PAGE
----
Monitoring the effectiveness of streambank stabilization projects in northeast Kansas

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dc.contributor.author Benitez Nassar, Denisse Maria
dc.date.accessioned 2019-01-02T14:58:31Z
dc.date.available 2019-01-02T14:58:31Z
dc.date.issued 2019-05-01
dc.identifier.uri http://hdl.handle.net/2097/39408
dc.description.abstract Sedimentation of Federal reservoirs in Kansas has been identified as a critical issue affecting municipal and industrial water supplies, flood control, recreation, and aquatic life. Eroding streambanks are major sources of sediment. Many streambank stabilization projects have been installed over the past 20 years, but there has been very little follow-up monitoring of the effectiveness of these practices. The project goal is to quantify the environmental benefits of government-sponsored streambank stabilization and restoration projects in northeastern Kansas, with a focus on six sites in which tree ad rock revetments were installed. Several of the sites had stabilized reaches and similar un-stabilized reaches as controls. Macroinvertebrate bioassessments were conducted at two sites, on the Delaware River and Plum Creek on the Kickapoo reservation, to compare eroding and stabilized stream reaches. Biotic Index, Biological Monitoring Working Party (BMWP), Average Score per Taxon (ASPT), and Elmidae – Plecoptera – Trichoptera (EIPT) were calculated to compare the stabilized sites performance for water quality and aquatic habitat. The biological indices showed habitat quality on stabilized reaches compared to control reaches. Alfa diversity Shannon-Wiener and Simpson indices were calculated and improve in habitat quality and macroinvertebrate diversity was shown in stabilized reaches. Two new cedar revetments were established in 2017 on Little Grasshopper and Wolfley creeks. These cedar revetment installations resulted in heavy sediment deposits after high flow events with the revetments retaining 121 and 48 cubic meters, respectively. A novel method of using exposed roots was used successfully to quantify erosion on Axtell-Schmidt Dairy farm creek and Wolfley creek, where we found an average yearly erosion of 3.39 and 10.26 cm respectively. Other sites also showed reduced erosion on stabilized reaches and a development of vegetation cover along the riparian areas near the streams. Cedar revetments are shown to be a cost-effective stabilization method on smaller streams. Also, these practices and evaluation methods are a good opportunity for community and stakeholder involvement because it is possible to train community members in the monitoring practices. It is recommended to continue monitoring these sites to compare them with the designated control in order to document long-term effects. en_US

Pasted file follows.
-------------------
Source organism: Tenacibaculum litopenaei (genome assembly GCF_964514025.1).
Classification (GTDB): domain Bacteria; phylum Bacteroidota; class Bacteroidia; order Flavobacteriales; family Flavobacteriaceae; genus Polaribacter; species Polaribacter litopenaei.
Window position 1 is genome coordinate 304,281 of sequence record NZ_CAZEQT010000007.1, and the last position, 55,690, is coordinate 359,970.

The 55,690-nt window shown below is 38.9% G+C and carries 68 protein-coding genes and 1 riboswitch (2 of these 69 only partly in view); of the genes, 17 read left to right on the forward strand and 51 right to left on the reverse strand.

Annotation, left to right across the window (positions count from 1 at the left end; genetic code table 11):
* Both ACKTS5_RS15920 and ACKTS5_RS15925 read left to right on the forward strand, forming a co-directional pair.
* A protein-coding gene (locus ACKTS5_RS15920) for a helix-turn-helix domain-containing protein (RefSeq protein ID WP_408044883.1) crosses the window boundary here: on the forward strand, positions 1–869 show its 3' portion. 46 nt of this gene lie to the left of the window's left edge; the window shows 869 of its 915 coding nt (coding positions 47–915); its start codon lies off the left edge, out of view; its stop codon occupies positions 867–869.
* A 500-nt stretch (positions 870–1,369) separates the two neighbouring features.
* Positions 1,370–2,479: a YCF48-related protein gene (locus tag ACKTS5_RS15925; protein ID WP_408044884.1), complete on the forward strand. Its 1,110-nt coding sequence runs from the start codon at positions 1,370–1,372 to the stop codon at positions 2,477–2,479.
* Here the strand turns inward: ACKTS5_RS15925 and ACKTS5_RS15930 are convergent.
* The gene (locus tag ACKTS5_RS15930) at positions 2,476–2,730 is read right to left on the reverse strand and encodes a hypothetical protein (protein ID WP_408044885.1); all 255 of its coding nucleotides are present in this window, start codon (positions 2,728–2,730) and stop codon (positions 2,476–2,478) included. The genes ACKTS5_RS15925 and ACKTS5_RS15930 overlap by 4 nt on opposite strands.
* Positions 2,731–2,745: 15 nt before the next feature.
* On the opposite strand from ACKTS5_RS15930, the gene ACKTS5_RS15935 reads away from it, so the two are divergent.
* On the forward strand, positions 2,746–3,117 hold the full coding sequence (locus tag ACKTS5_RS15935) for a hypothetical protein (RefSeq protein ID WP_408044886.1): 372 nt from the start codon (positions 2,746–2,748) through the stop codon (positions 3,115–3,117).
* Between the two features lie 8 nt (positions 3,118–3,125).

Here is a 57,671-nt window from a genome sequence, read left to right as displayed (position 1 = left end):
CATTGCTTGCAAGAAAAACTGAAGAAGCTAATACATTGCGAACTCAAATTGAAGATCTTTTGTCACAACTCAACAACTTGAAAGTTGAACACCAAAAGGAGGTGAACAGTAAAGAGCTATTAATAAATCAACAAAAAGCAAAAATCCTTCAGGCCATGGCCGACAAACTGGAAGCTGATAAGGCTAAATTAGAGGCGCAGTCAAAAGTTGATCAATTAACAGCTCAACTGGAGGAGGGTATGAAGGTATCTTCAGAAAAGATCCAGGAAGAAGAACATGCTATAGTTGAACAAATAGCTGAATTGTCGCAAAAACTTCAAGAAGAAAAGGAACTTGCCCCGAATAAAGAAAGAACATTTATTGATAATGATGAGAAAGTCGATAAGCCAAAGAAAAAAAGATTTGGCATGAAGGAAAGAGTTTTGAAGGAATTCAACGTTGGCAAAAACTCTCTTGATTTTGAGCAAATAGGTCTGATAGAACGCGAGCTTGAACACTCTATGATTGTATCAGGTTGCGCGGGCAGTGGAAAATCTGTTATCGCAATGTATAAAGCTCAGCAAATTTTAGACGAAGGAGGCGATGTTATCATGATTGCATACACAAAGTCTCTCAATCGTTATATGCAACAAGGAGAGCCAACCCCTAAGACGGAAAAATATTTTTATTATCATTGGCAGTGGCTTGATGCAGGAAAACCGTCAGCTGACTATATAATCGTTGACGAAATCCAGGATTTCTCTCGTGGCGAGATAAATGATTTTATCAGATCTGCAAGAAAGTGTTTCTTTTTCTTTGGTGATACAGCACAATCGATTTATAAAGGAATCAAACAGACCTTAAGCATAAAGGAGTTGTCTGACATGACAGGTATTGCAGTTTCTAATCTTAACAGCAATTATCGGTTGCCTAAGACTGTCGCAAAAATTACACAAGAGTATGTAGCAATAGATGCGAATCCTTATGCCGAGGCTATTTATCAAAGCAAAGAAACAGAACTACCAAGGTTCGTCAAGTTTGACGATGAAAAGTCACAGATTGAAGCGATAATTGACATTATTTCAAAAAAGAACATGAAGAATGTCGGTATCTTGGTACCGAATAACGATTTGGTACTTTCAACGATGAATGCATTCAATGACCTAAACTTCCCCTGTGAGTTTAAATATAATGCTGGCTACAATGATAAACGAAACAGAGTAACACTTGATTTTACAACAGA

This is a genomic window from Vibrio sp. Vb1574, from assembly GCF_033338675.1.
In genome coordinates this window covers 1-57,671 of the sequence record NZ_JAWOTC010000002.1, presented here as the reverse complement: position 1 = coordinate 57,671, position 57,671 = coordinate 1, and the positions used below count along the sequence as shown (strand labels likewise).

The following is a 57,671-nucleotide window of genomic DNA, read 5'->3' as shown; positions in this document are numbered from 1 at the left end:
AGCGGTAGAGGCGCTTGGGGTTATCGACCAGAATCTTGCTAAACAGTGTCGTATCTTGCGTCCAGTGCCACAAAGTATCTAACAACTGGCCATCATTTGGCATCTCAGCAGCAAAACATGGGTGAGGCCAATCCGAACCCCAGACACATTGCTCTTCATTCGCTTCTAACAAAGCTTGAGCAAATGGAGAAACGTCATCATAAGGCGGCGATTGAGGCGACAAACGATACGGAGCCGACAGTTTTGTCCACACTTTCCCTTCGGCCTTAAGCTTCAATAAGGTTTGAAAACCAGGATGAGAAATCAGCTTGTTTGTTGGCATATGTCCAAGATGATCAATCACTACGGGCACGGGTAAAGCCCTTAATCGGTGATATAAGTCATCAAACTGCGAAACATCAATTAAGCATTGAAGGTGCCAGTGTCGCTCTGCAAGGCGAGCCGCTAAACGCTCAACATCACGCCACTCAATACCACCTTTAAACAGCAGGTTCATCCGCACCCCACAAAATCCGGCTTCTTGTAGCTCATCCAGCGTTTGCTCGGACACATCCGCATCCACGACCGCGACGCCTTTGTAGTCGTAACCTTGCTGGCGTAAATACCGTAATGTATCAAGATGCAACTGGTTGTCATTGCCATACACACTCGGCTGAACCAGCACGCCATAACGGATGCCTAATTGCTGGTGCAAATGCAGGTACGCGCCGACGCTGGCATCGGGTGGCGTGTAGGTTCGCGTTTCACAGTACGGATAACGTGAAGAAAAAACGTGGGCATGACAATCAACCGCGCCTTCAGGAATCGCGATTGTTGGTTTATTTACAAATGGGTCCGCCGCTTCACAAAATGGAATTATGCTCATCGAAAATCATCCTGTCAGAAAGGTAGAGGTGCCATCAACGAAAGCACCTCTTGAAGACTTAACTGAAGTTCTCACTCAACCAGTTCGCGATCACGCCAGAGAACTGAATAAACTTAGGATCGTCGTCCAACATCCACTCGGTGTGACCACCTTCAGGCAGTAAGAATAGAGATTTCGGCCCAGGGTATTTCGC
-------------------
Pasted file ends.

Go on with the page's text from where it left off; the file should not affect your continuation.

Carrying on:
dc.language.iso en_US en_US
dc.subject Streambank en_US
dc.subject Stabilization en_US
dc.subject Monitoring en_US
dc.subject Macroinvertebrates en_US
dc.subject Dendrogeomophology en_US
dc.subject Kansas en_US
dc.title Monitoring the effectiveness of streambank stabilization projects in northeast Kansas en_US
dc.type Thesis en_US
dc.description.degree Master of Science en_US
dc.description.level Masters en_US
dc.description.department Department of Horticulture and Natural Resources en_US
dc.description.advisor Charles J. Barden en_US
dc.date.published 2019 en_US
dc.date.graduationmonth May en_US


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